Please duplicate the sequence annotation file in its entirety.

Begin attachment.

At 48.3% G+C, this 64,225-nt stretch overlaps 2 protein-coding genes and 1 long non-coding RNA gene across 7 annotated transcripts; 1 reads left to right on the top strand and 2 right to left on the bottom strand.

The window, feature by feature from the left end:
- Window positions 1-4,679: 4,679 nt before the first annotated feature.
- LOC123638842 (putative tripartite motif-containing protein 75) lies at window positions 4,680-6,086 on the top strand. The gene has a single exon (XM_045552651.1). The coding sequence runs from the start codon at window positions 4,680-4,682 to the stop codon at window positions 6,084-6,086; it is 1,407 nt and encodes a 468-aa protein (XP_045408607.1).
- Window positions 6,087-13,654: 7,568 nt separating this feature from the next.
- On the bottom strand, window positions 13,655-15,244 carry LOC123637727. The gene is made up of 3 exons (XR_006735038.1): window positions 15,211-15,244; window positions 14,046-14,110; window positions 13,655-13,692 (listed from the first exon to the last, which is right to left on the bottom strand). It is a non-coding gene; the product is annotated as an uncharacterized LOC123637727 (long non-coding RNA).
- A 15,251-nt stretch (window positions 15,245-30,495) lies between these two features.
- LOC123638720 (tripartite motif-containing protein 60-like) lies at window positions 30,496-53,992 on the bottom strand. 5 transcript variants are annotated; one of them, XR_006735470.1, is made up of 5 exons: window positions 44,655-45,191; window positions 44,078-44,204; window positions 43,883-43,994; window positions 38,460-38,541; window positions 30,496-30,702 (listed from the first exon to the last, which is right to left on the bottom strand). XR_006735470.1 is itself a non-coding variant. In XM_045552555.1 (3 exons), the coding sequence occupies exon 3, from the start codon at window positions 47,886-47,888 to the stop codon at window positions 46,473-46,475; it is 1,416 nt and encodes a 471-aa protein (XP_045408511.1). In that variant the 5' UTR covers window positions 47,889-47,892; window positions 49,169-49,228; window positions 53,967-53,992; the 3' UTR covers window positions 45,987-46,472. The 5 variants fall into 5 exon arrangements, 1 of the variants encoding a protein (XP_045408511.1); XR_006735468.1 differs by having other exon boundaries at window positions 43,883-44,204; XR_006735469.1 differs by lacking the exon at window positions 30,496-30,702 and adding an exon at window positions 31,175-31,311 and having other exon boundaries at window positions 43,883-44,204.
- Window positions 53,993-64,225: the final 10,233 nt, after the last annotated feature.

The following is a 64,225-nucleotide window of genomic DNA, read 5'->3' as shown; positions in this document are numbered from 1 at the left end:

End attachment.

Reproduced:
At 48.3% G+C, this 64,225-nt stretch overlaps 2 protein-coding genes and 1 long non-coding RNA gene across 7 annotated transcripts; 1 reads left to right on the top strand and 2 right to left on the bottom strand.

The window, feature by feature from the left end:
- Window positions 1-4,679: 4,679 nt before the first annotated feature.
- LOC123638842 (putative tripartite motif-containing protein 75) lies at window positions 4,680-6,086 on the top strand. The gene has a single exon (XM_045552651.1). The coding sequence runs from the start codon at window positions 4,680-4,682 to the stop codon at window positions 6,084-6,086; it is 1,407 nt and encodes a 468-aa protein (XP_045408607.1).
- Window positions 6,087-13,654: 7,568 nt separating this feature from the next.
- On the bottom strand, window positions 13,655-15,244 carry LOC123637727. The gene is made up of 3 exons (XR_006735038.1): window positions 15,211-15,244; window positions 14,046-14,110; window positions 13,655-13,692 (listed from the first exon to the last, which is right to left on the bottom strand). It is a non-coding gene; the product is annotated as an uncharacterized LOC123637727 (long non-coding RNA).
- A 15,251-nt stretch (window positions 15,245-30,495) lies between these two features.
- LOC123638720 (tripartite motif-containing protein 60-like) lies at window positions 30,496-53,992 on the bottom strand. 5 transcript variants are annotated; one of them, XR_006735470.1, is made up of 5 exons: window positions 44,655-45,191; window positions 44,078-44,204; window positions 43,883-43,994; window positions 38,460-38,541; window positions 30,496-30,702 (listed from the first exon to the last, which is right to left on the bottom strand). XR_006735470.1 is itself a non-coding variant. In XM_045552555.1 (3 exons), the coding sequence occupies exon 3, from the start codon at window positions 47,886-47,888 to the stop codon at window positions 46,473-46,475; it is 1,416 nt and encodes a 471-aa protein (XP_045408511.1). In that variant the 5' UTR covers window positions 47,889-47,892; window positions 49,169-49,228; window positions 53,967-53,992; the 3' UTR covers window positions 45,987-46,472. The 5 variants fall into 5 exon arrangements, 1 of the variants encoding a protein (XP_045408511.1); XR_006735468.1 differs by having other exon boundaries at window positions 43,883-44,204; XR_006735469.1 differs by lacking the exon at window positions 30,496-30,702 and adding an exon at window positions 31,175-31,311 and having other exon boundaries at window positions 43,883-44,204.
- Window positions 53,993-64,225: the final 10,233 nt, after the last annotated feature.

The following is a 64,225-nucleotide window of genomic DNA, read 5'->3' as shown; positions in this document are numbered from 1 at the left end: